Terrorist attacks, infectious diseases, financial crises, and floods—what makes contemporary dangers so threatening is their tendency to suddenly materialize, rapidly escalate and quickly spread. So how might we respond to such threats? ”What makes contemporary dangers so threatening is their tendency to suddenly materialize, rapidly escalate and quickly spread.” In my recent article in Security… Read more »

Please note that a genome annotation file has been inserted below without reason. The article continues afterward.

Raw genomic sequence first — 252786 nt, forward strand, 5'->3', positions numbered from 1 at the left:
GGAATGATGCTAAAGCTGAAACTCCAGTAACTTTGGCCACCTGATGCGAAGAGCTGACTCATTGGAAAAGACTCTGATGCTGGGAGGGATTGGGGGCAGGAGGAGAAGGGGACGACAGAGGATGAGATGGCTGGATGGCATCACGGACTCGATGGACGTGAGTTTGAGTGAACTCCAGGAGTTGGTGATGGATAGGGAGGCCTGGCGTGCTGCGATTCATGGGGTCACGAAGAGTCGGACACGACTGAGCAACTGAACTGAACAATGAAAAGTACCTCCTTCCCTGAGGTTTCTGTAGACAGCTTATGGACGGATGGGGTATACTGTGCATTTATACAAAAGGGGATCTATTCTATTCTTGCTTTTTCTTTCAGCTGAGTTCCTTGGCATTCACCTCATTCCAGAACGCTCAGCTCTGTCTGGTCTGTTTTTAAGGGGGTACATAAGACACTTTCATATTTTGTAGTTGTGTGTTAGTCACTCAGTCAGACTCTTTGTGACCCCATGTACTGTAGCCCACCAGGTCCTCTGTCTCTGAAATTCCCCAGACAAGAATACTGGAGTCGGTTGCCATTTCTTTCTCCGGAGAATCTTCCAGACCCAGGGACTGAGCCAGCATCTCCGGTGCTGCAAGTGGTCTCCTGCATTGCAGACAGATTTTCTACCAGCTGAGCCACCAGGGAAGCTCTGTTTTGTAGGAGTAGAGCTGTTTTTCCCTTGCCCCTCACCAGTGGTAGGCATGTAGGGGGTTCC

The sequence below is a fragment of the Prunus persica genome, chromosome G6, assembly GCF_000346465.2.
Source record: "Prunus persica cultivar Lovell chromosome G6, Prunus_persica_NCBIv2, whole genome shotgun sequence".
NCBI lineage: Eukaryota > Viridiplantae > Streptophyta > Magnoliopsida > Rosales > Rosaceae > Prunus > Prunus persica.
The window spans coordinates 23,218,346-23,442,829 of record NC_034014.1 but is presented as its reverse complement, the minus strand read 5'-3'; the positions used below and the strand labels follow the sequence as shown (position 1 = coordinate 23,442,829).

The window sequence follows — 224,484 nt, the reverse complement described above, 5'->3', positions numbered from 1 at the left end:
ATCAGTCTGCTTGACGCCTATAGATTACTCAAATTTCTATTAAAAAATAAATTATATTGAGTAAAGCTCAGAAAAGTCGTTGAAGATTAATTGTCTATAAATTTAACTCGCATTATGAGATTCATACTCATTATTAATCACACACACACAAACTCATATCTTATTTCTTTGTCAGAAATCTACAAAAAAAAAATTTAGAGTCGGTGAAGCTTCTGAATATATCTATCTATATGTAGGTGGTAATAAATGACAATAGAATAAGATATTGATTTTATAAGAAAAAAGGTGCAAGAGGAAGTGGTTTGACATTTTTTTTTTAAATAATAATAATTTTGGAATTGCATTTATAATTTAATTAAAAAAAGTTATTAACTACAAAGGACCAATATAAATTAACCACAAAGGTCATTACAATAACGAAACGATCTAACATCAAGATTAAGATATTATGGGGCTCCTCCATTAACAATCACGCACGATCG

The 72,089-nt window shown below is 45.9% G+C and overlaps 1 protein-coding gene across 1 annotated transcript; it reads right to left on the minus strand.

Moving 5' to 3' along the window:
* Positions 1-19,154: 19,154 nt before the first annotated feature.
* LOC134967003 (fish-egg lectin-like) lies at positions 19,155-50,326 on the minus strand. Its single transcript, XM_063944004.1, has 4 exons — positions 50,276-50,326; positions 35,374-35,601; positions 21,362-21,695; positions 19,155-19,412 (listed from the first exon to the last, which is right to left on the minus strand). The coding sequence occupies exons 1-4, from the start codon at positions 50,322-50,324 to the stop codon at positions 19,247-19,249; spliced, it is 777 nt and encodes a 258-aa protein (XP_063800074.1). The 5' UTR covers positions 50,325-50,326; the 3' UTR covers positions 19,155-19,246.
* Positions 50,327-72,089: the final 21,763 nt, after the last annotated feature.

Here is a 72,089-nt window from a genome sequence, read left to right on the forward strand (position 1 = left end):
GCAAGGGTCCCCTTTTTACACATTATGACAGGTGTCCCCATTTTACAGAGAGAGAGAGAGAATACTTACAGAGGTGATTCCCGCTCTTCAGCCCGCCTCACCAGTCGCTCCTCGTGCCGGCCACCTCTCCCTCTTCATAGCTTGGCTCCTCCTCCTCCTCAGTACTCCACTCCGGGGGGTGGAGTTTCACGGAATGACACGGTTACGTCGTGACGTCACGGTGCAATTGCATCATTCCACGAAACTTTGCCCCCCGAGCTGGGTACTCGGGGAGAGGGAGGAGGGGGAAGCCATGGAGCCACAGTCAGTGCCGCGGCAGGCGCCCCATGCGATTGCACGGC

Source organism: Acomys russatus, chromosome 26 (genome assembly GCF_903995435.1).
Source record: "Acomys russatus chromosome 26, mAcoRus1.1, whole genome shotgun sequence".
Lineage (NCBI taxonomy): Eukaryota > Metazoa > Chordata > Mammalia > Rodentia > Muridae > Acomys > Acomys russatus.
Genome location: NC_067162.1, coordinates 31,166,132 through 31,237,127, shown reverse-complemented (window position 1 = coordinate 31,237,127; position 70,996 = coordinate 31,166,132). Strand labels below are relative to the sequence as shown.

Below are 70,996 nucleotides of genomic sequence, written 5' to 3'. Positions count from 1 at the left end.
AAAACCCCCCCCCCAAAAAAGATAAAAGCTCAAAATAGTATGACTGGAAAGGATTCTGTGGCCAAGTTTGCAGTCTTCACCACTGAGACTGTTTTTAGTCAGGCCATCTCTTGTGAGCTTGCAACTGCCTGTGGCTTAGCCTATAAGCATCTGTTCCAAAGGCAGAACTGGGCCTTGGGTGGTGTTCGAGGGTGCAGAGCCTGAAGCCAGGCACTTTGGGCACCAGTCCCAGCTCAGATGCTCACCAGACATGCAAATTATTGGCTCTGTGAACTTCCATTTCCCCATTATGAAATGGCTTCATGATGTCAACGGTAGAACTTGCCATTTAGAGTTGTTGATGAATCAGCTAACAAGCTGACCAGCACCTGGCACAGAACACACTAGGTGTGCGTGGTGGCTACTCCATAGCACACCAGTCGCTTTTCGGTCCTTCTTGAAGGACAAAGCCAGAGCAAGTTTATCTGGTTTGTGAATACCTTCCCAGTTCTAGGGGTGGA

Enter your email address to receive notifications about new posts.
- Securitizing the Muslim Brotherhood, legitimizing state violence and renewing authoritarianism in post-Arab Spring Egypt
- Stepping into the haunted house? Two challenges when slowing down critique
- Speed, Event Suppression and the Chronopolitics of Resilience
- Dangerous feelings: Checkpoints and the Perception of Hostile Intent